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Charlemagne (Grant Dickson, left) holds court in the 2000 Buxton Festival production of Schubert's 'Fierrabras'. Photo (c) Tina Foster

In Fierrabras, some magical playing under conductor Lionel Friend produced the clearest possible evidence that Schubert poured fine music into his neglected operas. If drama was lacking (although not wholly) in both the libretto and the stage moves, there was plenty of it in the score. A slightly tinny, raspy start from the strings looked to bode ill. Instead, what followed was pure heaven. In particular, Friend managed the frequent, almost Verdian pace changes ably, while the clarity of much of the playing was of a very high order indeed, from the opening spinning chorus to Schubert's elaborately built finale.

A scene from the 2000 Buxton Festival production of Schubert's 'Fierrabras' with Anne Dawson (soprano) as Emma. Photo (c) Tina Foster

'Driving' was a key word, for the Act I soldiers' chorus was thrusting and riveting, and the trio near the close of Act I, heralding Charlemagne's disastrous intervention, brought some thrilling music with it. So too the Act 2 hunting chorus and the dramatic, determined aria of Florinda (the superb Christine Bunning), with exciting, hyperactive lower strings, woodwind and brass. At the other end of the scale, the clarinet solos -- for instance, following the 'confiding' duet between Roland (David Stephenson) and Fierrabras (the first-rate tenor Thomas Randle, seen recently as Essex in Gloriana and Judas in Birtwistle's The Last Supper (see 'Dramatic Tableaux', Music and Vision, 21 November 2000)) were worthy of Stadler; the plucked middle strings for Eginhard's serenade of Emma, superb; the hushed, nostalgic, unaccompanied prisoner's chorus a real show-stopper (and pure Fidelio); Emma's maids cavorting, musically supple and athletic; and the orchestral playing in the reconciliation scene quite mesmerising. This orchestral team had learned the score sufficiently to penetrate deep below the notes. Sadly all five voices yelled Schubert's Act I quintet, and Fierrabras's final acquiescence is pure Gilbert and Sullivan; but what a suite someone could fashion from this magnificent score.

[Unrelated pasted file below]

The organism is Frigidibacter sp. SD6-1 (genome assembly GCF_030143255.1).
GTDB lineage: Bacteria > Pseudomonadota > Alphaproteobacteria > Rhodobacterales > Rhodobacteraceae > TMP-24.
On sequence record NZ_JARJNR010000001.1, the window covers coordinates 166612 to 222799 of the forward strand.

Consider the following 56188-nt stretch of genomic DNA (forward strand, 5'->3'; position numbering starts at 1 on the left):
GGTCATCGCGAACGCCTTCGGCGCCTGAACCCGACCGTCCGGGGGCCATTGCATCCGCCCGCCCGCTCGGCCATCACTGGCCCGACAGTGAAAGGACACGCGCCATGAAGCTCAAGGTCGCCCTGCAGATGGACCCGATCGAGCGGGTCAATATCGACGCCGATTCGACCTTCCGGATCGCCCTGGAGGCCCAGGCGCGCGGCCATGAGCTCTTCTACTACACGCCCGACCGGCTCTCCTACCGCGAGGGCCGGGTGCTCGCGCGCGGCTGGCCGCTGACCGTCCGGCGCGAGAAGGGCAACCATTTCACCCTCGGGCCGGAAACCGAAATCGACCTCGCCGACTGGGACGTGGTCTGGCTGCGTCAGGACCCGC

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Copyright © 2 December 2000 Roderic Dunnett, Coventry, UK







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